Hollywood code breaker
Achieves much by daring more
Tom Laughlin was no fan of movie critics. In April 1975, the creator of the screen character Billy Jack took out a full-page ad in the trade paper Variety that posed the question: “Why is it that editors continue to employ critics who are totally out of touch with the audiences they are paid to review for?” Laughlin, the independent producer who had written, directed and starred in the 1971 action film Billy Jack, believed in his audience. Despite critical condemnation, his low-budget tale of a Vietnam veteran who comes to the aid of a teacher and her Freedom School, was the No. 5 top-grossing film of its year. On this day (September 18) in 1975, Laughlin took his campaign to the streets of New York, where he used the electric sign over Nathan’s in Times Square to excoriate Newsweek’s Paul Zimmerman and Joseph Morgenstern for shopping their own screenplays to Hollywood studios while working as movie reviewers for the magazine. Influenced by such independent talents as John Cassavetes and Roger Corman, he viewed film as a medium for social change, and made action films that promoted counter-cultural attitudes. Among his causes were Native American rights — Billy Jack was half-Navaho — and educational reform. He was opposed to nuclear power, the Christian right and U.S. participation in foreign wars. Billy Jack made his screen debut in director Laughlin’s 1967 biker epic Born Losers.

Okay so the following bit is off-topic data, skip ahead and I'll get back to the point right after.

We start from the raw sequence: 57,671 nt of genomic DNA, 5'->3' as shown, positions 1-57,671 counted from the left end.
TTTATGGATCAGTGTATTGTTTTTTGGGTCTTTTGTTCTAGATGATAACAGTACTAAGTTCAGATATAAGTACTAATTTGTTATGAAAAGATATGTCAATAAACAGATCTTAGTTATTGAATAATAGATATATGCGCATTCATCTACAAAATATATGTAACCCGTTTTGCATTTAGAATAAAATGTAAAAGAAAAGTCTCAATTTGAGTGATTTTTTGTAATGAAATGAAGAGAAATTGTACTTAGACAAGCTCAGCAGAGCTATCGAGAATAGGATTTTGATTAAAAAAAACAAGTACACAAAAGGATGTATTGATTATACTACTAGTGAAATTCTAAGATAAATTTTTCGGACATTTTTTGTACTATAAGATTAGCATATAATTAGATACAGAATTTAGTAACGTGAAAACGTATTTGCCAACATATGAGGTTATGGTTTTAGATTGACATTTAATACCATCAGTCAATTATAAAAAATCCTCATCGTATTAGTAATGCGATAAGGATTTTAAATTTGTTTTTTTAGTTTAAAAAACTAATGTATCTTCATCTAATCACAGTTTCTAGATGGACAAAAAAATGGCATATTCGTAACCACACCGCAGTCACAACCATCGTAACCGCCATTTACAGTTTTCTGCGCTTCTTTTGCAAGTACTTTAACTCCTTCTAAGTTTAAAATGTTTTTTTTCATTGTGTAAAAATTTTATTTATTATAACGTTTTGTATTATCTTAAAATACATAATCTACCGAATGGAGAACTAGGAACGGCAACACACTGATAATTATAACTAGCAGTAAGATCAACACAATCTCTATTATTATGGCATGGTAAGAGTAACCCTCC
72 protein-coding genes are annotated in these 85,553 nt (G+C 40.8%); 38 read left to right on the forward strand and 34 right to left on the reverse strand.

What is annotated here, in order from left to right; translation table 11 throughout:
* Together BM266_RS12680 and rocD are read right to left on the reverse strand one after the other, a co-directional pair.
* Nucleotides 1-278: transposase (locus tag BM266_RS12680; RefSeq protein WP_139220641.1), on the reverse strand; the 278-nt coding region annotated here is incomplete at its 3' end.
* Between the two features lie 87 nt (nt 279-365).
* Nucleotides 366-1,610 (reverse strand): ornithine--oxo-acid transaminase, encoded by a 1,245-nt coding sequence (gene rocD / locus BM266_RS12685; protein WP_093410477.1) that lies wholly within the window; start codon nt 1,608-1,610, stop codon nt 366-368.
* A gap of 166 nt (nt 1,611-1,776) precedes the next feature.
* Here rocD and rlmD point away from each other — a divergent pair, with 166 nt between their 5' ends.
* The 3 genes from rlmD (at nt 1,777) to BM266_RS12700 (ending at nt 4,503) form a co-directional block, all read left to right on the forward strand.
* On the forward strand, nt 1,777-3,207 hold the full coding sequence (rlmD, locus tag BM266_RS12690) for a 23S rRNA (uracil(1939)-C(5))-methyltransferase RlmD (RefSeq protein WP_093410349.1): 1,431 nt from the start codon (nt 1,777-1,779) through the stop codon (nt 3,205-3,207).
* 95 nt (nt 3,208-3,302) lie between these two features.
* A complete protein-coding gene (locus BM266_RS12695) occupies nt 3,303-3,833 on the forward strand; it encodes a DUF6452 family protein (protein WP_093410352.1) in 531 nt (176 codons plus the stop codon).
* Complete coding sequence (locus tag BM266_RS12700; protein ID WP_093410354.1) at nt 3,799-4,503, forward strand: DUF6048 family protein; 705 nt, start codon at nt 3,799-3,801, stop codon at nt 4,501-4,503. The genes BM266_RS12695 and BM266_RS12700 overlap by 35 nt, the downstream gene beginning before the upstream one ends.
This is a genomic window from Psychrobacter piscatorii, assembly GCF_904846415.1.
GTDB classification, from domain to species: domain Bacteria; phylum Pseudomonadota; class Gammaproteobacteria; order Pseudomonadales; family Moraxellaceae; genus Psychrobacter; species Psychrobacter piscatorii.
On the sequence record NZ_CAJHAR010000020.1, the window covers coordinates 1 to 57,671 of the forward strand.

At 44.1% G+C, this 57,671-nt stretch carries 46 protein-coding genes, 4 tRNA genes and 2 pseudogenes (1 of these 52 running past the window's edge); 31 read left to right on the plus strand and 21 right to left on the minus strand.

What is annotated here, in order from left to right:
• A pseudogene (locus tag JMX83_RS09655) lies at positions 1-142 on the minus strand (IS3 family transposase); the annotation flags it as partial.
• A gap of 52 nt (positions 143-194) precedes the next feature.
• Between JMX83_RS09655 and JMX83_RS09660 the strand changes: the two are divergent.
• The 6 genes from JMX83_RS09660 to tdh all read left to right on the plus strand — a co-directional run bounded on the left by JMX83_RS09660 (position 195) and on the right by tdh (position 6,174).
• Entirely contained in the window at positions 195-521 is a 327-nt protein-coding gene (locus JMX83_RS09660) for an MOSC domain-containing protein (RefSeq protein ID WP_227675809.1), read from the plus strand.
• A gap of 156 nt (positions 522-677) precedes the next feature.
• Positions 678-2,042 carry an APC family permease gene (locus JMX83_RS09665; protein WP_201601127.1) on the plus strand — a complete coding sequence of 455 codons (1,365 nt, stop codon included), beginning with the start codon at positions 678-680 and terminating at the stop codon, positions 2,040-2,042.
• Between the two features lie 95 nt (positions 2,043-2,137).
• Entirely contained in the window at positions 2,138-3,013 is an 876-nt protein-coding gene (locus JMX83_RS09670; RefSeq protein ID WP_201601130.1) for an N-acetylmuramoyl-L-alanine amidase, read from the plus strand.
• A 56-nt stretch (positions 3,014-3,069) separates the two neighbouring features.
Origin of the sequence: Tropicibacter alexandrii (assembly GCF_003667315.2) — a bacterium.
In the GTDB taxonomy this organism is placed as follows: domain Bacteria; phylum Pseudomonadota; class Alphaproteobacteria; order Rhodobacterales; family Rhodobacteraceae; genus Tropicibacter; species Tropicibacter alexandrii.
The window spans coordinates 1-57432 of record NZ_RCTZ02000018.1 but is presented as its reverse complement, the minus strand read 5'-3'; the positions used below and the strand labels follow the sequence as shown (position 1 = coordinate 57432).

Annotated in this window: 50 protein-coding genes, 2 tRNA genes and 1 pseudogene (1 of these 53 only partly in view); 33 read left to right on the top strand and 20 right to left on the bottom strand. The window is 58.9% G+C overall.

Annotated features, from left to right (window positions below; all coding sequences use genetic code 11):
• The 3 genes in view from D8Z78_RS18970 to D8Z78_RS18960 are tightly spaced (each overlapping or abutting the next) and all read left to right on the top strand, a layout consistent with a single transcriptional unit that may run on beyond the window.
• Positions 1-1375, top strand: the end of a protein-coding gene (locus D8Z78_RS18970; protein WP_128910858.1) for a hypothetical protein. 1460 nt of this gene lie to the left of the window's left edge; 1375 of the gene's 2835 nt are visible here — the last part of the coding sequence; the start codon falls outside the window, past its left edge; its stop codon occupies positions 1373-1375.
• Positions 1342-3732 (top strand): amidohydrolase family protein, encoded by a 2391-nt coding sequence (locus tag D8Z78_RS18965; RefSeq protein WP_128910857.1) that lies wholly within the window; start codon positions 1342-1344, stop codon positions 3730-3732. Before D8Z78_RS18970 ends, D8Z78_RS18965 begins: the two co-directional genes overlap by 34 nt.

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Worth a weak smile
Jokes that neither win, place nor show
Born on this day (September 19) in 1945, Paul Flaherty honed his writing skills as a member of the Edmonton-based SCTV production team. No surprise, then, when he took on the job of directing his second theatrical feature, 1989's Who’s Harry Crumb?, that John Candy was his star.
Read it again, Grandpa
When television was called books
A Princess & Pirates Weekend begins today (September 16, 2017) in Peoria, the Illinois city that has come to symbolize middle-American values. By coincidence, the celebration falls on the birthday (in 1927) of Peter Falk, who made the story come alive in 1987’s The Princess Bride.
Funny females in focus
Standing up to the comic patriarchy
On this day (September 21) in 1962, two-time Oscar winner Bette Davis advertised for work in the Hollywood Reporter, an ad that mocked Hollywood’s treatment of older actresses. Director Gail Singer celebrated such caustic female humour in her 1992 concert documentary Wisecracks.
Unhappy grr argh moment
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Monday (August 21) began with the wonder of a solar eclipse, an event followed by news suggesting that American pop culture icon Joss Whedon may not be the man we thought him to be. Whether his creative achievements will now be eclipsed is yet to be determined.